I've tried out wireless computers before and found them to be more trouble than they're worth. With mine I dressed the wires by routing them along the downtube water-bottle cage. I put both magnet pickups along the left chainstay -- both to detect rotation of the rear wheel for speed, and rotation of the crank for cadence.

You will want to mount the magnet for measuring speed on the rear wheel if you ever plan to use the bike on a trainer and still be able to track "average speed" (although with the resistance curve on a typical trainer, it won't exactly match what it's like to ride on the road)
 

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I've got a Cateye wired computer. It's great. Large display, inexpensive and tells me what I need to know. I had a wireless computer but there were too many issues (speed would show really high when I got near any power lines). Wired is the only way I'd go now.
 

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I <3 1911s
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I tried a few computers and my favorite by far is the Cateye Strada Cadence (wired version). The speed magnet goes on the rear wheel so you can even use it while on a trainer. The problem I had with wireless computers is that they would stop working while my headlight was on due to interference.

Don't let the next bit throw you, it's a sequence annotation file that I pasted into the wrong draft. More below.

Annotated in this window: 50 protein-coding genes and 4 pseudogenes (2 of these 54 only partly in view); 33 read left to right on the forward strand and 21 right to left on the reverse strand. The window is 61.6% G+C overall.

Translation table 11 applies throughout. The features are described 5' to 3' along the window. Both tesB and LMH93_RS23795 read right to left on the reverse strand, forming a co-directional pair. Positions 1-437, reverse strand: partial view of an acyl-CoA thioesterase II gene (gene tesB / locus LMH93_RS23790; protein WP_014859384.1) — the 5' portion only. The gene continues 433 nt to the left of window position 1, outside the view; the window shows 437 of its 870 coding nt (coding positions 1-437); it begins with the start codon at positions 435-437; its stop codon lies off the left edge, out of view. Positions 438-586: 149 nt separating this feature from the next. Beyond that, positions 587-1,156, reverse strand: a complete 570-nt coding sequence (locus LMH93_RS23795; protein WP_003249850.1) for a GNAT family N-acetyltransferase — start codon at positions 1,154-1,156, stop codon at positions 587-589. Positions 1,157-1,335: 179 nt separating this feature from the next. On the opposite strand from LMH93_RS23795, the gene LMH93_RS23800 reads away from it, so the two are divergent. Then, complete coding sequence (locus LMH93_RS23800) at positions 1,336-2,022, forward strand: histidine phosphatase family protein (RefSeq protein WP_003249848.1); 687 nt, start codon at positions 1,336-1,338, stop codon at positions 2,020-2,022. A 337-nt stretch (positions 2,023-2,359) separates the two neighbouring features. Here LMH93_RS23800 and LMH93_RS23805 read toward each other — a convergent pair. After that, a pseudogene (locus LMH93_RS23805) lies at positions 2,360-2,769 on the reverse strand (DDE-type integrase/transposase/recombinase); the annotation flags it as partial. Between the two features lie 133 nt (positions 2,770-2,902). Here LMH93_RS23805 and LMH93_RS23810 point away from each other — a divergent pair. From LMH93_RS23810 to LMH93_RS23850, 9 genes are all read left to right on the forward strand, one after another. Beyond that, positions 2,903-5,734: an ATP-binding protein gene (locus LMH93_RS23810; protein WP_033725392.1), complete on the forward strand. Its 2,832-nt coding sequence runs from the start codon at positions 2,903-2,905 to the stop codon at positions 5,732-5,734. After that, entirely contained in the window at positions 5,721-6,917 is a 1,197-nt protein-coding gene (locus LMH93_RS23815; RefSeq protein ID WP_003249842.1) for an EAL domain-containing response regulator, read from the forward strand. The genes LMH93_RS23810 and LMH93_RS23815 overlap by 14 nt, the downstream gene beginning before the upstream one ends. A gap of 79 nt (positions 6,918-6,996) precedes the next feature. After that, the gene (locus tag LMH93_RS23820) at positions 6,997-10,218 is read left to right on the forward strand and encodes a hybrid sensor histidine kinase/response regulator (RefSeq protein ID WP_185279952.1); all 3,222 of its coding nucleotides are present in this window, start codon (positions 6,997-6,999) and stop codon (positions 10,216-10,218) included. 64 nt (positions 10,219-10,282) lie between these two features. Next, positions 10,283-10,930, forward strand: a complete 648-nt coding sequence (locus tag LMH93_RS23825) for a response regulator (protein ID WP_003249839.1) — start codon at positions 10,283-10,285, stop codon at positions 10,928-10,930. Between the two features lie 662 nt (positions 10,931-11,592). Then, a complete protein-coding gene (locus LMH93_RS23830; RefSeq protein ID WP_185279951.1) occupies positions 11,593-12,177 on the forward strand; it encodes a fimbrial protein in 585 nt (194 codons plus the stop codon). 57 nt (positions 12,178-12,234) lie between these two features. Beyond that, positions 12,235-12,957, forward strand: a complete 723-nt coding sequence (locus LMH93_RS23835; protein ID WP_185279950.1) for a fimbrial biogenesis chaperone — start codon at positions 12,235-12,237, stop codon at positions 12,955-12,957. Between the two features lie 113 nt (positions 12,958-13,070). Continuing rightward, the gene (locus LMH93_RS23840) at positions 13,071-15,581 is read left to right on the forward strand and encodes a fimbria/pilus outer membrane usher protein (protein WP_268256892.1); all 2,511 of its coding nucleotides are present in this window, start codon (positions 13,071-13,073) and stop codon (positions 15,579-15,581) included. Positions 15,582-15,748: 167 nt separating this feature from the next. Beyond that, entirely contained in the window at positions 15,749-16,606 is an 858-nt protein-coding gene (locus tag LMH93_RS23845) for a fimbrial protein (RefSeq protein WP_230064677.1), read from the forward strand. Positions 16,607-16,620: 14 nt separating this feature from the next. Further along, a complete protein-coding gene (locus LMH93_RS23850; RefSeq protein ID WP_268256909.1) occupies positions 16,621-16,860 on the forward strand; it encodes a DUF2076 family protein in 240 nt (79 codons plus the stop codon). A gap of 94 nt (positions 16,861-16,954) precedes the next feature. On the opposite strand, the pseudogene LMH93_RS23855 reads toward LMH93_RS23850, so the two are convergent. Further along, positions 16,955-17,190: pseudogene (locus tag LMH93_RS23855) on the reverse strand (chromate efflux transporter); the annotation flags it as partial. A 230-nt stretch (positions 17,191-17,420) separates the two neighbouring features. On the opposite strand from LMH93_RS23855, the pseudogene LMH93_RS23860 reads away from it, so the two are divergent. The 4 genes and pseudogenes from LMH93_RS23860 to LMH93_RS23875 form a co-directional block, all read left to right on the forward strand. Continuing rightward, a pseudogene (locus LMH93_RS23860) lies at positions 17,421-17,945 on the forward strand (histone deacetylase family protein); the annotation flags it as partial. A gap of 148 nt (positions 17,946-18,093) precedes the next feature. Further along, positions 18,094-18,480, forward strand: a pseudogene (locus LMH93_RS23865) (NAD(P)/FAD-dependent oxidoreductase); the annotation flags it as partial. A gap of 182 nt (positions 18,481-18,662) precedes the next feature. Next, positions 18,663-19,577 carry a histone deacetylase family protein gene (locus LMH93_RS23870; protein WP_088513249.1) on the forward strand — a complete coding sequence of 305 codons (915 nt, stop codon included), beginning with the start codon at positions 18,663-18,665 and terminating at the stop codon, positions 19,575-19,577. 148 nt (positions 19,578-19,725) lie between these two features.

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+4 on Cateye Strada. I have both wired and wireless. I prefer wired.
 

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Discussion Starter · #12 ·
First of all Thanks to all for the great suggestions.

I was wondering, why do I want to calculate cadence ? Also I like wired version plus the one that goes on the front wheel (that way I don't have to wire it all the way to the rear wheel) since I don't do indoor training on my bike.
 

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+5 on the Cateye Strada but get the Double WIreless wile your at it, 100 or so new or cheaper used on fleabay.